“Plane crashes always make the news, but car crashes, which kill far more people, almost never do. Not surprisingly, many people have a fear of flying, but almost no one has a fear of driving,” wrote The Guardian.
The news has more of an impact on most people’s perception of the world than we probably realize.
movie stars personalities
It’s human nature to form connections with other people, and this extends beyond friends and family.
We instinctively watch movies with our favorite actors, carve out time to take in our favorite TV show and listen to our favorite speakers, podcast hosts, politicians and other public figures.
And, news networks know this.
It’s no surprise that popular news anchors like Sean Hannity and Diane Sawyer get paid 10s of millions a year. They keep viewers tuning in at all times of the year, regardless of what’s happening in the world. Slow news day or not, a lot of us still watch.
And, we like to see pretty people. We may not realize it, but we like it. Our brains crave it. The truth is most of us would rather our dentist have perfectly manicured teeth, a good posture and impeccable smile. Our doctor to have broad and wide shoulders and a chiseled physique, or a slim, shapely figure.
Attractive people can spur on a dopamine release within our brains, and that’s the chemical most responsible for making us feel…good. Happy.
The gallon of make-up that women (and men!) news anchors wear keep us feeling good because we’re watching people we find to be pretty and/or handsome. They are well-groomed. Perfect hair and a precisely-tied tie. Professional. Well lighted in the studio.
Like movie stars, well-manicured news personalities keep a lot of us coming back for more. Because we like what we see.
Fake, manufactured and inaccurate news
You might be surprised at how much of the news that you watch is just downright inaccurate, misleading or false.
Inaccurate news happens all the time, but retractions – when networks actually admit to mistakes, almost never make the news.
It happens to Fox News. It happens to CNN. Biases and agendas regularly permeate news networks. And, this happens all over the place – including social media where fake or inaccurate news is disseminated in lightning-fast speed.
In their never-ending rush to be the first to report, news outlets prioritize speed over authenticity. Why? Because being the first is a leg up. It keeps viewers watching and advertisers paying.
Then, social media grabs hold and takes fake or inaccurate news stories viral. In fact, BuzzFeed News found that the top fake news stories in 2018 generated 22 million total shares, reactions and comments on social media.
Fake news spreads faster than the coronavirus! Actually, much more so.
How to Watch The News
Make no mistake – watching the news isn’t necessarily bad. Staying informed and getting involved can be healthy, productive and motivational for a lot of people – so long as we take care of ourselves first and understand that news is just another business.
The trick is to avoid letting the 24-hour news cycle take over your damn life.
And, the trick is also to resist being duped by inaccuracies and letting your perception of the world around you be governed by a medium that survives based almost entirely on negativity, sensationalism and drama.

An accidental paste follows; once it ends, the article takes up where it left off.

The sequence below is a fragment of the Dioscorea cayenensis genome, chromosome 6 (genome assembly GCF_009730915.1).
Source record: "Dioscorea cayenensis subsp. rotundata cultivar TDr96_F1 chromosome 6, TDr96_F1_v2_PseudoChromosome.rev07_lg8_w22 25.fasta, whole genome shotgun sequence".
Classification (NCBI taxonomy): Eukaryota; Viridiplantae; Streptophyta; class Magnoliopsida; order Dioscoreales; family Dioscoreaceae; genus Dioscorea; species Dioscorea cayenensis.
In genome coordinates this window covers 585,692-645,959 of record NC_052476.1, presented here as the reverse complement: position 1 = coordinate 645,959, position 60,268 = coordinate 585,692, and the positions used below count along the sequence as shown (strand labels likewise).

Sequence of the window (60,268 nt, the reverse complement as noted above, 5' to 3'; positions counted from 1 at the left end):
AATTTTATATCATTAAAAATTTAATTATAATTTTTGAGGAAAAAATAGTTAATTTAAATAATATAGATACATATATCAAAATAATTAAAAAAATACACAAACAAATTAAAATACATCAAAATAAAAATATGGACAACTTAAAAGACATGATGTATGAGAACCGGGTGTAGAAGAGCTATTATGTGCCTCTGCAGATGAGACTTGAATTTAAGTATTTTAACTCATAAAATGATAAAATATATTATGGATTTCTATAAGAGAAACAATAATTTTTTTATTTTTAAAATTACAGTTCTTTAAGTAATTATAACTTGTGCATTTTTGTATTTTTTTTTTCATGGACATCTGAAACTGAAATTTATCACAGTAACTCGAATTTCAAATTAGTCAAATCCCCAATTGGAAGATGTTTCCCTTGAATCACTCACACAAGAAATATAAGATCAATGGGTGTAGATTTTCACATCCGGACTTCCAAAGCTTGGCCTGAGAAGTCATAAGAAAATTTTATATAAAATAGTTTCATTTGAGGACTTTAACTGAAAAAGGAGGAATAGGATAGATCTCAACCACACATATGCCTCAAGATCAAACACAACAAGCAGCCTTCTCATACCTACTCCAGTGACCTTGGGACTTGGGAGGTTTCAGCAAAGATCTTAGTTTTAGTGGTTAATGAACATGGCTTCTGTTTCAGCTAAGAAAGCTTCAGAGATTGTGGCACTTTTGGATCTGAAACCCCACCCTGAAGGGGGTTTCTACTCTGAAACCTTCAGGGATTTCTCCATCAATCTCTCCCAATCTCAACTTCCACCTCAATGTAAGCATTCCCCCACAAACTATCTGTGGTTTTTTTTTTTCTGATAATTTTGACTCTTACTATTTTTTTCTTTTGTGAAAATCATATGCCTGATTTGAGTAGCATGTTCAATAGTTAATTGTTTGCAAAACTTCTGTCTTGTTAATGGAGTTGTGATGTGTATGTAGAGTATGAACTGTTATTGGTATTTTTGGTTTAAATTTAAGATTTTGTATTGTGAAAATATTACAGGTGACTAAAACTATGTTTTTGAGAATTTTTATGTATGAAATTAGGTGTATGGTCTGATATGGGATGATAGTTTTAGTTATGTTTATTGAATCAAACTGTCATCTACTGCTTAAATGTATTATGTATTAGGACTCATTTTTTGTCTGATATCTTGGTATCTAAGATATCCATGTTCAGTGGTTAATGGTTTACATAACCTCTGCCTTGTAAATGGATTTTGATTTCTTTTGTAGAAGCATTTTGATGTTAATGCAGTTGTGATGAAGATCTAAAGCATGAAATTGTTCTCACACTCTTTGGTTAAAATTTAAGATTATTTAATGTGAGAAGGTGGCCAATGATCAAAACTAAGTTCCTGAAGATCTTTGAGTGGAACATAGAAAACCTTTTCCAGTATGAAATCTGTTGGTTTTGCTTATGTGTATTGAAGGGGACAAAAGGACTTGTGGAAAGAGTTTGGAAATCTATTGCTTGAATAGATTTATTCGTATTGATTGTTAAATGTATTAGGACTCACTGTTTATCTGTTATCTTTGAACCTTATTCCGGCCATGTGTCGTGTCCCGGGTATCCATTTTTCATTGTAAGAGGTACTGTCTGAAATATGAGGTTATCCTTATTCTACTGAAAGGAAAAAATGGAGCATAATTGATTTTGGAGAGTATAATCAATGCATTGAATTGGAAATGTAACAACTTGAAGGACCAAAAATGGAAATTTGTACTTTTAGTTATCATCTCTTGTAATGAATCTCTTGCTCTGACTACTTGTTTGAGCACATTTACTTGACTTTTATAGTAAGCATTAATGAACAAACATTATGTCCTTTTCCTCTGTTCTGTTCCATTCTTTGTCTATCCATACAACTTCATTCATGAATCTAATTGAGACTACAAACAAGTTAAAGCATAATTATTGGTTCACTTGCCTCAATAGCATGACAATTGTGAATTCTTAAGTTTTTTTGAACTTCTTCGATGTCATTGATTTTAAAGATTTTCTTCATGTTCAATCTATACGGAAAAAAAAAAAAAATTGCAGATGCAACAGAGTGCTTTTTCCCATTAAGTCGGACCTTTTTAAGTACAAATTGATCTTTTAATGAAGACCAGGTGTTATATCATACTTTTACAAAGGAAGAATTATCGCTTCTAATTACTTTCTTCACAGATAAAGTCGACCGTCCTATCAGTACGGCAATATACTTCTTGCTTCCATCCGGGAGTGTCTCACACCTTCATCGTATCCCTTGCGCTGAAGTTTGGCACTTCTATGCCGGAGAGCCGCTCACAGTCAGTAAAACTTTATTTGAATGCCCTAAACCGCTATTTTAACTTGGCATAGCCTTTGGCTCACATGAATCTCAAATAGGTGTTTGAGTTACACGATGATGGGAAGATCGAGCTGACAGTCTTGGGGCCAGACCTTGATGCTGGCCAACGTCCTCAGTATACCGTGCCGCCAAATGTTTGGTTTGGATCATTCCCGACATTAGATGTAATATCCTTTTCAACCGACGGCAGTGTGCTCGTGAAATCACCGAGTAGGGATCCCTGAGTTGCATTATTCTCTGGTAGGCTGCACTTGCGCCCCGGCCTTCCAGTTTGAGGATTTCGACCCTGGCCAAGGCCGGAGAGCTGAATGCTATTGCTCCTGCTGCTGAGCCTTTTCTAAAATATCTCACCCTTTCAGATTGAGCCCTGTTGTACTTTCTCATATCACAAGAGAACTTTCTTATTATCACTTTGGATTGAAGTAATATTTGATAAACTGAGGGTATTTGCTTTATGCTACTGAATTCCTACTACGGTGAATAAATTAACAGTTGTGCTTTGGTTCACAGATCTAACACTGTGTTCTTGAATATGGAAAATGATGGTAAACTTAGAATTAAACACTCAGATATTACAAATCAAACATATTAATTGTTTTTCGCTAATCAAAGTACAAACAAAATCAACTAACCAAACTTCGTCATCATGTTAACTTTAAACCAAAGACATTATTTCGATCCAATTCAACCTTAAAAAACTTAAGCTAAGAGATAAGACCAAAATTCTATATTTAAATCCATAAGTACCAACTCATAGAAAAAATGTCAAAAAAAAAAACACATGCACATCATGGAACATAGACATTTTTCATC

Here are three keys to watching the news in a productive way that actually improves your life.
Don’t watch so much of it
As I said earlier, I used to be glued to the 24-hour news cycle. I’d have one of the major news outlets on virtually all day – as background noise, but with one ear listening at all times.
The barrage of relentless negativity was slowly creeping into my life, and the more I watched, the worse it got.
Politics. This shooting. That war. Debt. Scandals. Corruption.
It was never-ending and I had no idea what that constant negative influence was doing to my life. I was often frustrated. My blood pressure would rise whenever politics was the topic. Often, I would stop whatever I was doing and listen. Watch. Get angry.
The first step to avoiding letting the 24-hour news cycle take over your life is to stop watching so much of it.
Now, we don’t even have cable television, and I’m a far happier person. I miss nothing about the news cycle or news channels.
Miraculously, the information that I truly need to have somehow makes its way to me. Every time.
Watch local news
While far from perfect, your nightly local news report will likely provide you with more actionable intel. Information that can impact your life in a positive way.
Something that might actually matter to you.
Road closures. New construction. Proposed laws, city ordinances and county board meetings. Speed trap locations. And, of course, weather.
And, local news tends to be less sensationalized and dramatic because your local affiliates don’t need to fill 24-hours a day with news content. Most local television stations broadcast the news in the morning, at noon and then again in the evening.
A few hours a day. So, they have the luxury of picking and choosing what they believe the local community will care about most.
Note that some of your local news is syndicated from national news outlets and there is no avoiding sensationalized news altogether. But, your local news will provide you with information that’s directly applicable to your life in your local community and might be a better use of your precious time.
Be skeptical of everything
Being skeptical is one of the healthiest ways to keep yourself from falling victim to biases and emotional reactions. Whether you’re watching local news or national, always keep your guard up.
The fact is news isn’t always news. It’s not always accurate and the news business is just that – a business. News outlets are there to make money, not necessarily to serve you or to keep you informed.
Never take news at face value. Instead, use your head and consider the facts. Do your own research.
Skepticism is akin to “trust but verify”. It involves a careful consideration of the information you’re given and matching that up against your own research and observations.
And, being skeptical has never been more important than when you’re watching the news.